Monday, May 12, 2008

Maybe Telstra Ziggied when it should have zaggied?

For those not from Down Under, Telstra is the arrogant bastard born of the nearly-aborted privatization of Australia's once monopoly telecommunications monster. Actually, its abortion took place once for each trimester, in T's 1, 2 and 3. Long accustomed to sucking from its milked patrons, the government just couldn't seem to let it go, not even piecefully, until it just wasn't worth guarantying its worth.

Back in its heyday, it broke free of Australia to strut its stuff on the world stage. Mind you, it was so flippant, it did this in the face of the dot.com, telecom bust, without a lesson learned.

February 8, 2001
Telstra, PCCW Finalize Alliance

Telstra has completed its alliance with Hong Kong's Pacific Century CyberWorks (PCCW), after almost a year of negotiations and amendments to the deal.

Telstra and PCCW will establish three joint ventures as part of their relationship. These JVs are the IP backbone company Reach, which will merge international infrastructure assets and businesses of the partners

The Internet Data Centre Company is a greenfields venture that is intended to draw on partners' strengths, as it rolls out its data centre business model across the region. The venture will leverage the links between its own operations and the carrier hotel operations of Reach to build its business.

Telstra CEO Dr Ziggy Switkowski sees the alliance and the joint ventures as providing clear growth options for the telco through the Asia Pacific region.

"These businesses offer enormous potential by giving Telstra greater access to the growth markets of Asia and across the Pacific," said Switkowski.

RWC's principle asset is CSL, 60 per cent of which Telstra acquired from PCCW as part of the deal for around $3.05 billion. PCCW retains the other 40 per cent of CSL.



Telstra, PCCW give birth to junior telcos

The joint-venture companies have been valued at around $US15 billion dollars and comprise of the newly named Reach Limited, Regional Wireless Company and the Internet Data Centre Company.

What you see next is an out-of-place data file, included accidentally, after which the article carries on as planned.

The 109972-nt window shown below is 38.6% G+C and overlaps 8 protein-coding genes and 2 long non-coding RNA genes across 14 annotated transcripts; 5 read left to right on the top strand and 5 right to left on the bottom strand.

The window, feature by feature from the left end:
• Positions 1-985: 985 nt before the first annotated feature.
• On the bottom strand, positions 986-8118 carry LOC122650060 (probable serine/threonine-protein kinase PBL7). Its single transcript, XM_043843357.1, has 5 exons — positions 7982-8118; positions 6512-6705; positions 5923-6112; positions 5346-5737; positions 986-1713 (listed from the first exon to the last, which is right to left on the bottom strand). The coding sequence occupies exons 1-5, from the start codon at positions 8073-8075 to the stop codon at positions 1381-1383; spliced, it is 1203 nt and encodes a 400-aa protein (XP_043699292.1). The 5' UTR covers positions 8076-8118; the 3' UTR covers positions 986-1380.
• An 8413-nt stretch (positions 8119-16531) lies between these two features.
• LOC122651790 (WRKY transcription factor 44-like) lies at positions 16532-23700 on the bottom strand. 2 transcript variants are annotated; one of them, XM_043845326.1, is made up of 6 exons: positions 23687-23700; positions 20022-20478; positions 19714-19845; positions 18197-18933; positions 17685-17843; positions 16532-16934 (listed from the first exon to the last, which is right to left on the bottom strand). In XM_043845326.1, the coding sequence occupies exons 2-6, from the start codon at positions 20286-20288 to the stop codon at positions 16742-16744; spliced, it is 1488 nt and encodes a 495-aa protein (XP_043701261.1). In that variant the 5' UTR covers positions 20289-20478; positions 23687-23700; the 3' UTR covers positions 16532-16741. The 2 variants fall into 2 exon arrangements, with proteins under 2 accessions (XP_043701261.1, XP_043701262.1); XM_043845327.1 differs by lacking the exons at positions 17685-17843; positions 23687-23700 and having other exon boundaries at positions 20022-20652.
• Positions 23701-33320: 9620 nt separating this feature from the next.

Reach - which supplies submarine cables across a global network - will become the IP backbone company.

Telstra chief executive Ziggy Switkowski said the deal would provide Telstra with clear growth options for the future.

This report was archived in July 2007 and was last updated in January 2005:
It contains several analyses by Paul Budde relating to the Telstra/PCCW joint venture, from its inception to early 2005. This includes Paul’s original disquiet at the nature, cost and desirability of the deal, up to the realisation of those concerns. With continuing financial disasters for PCCW, its only viable asset is the old Hong Kong Telecom. With the collapse of the original PCCW concept, the Internet company basically doesn’t exist anymore and the mobile business remains a big question mark. The Reach deal has also been written off. Telstra has bought itself a big lemon and we haven’t seen the end of it yet.

May 10, 2008

Another Lesson in Value Destruction: PCCW Loses Blue-Chip Status
On Friday, the compilers of Hong Kong’s blue-chip Hang Seng Index announced a reshuffle that has finally kicked off the once proud, but long-suffering stock known as PCCW Ltd.

PCCW is Hong Kong’s main telecom provider. It’s also a potent symbol of value destruction, a reminder –- like the “AOL” since dropped from Time Warner’s name –- of what can happen when asset values get inflated and companies use them to do deals.

Back in 1999 and 2000, a Hong Kong-listed company with no actual operating business called Pacific Century CyberWorks was riding the global tech boom by snapping up stakes in Internet start-ups. The value of its shares soared along with that of the company’s holdings. Boosting PCCW’s perceived value was the family background of its chairman, Richard Li, son of Li Ka-shing, one of Asia’s wealthiest and most powerful men.

With its soaring share price, PCCW was able to make a successful play for the Hong Kong-listed subsidiary of Cable & Wireless PLC, known as Hongkong Telecom. Beating back a rival offer from Singapore Telecom, Li sealed a deal in March 2000 for cash and shares valued at around $28.5 billion at the time the deal closed. It was a landmark M&A deal for Asia.

Once, Hongkong Telecom was the bluest of Hong Kong’s blue chips: a must-hold stock for foreign fund managers.

Eight years later, the buzz has long worn off. The stock price cratered more than 90%

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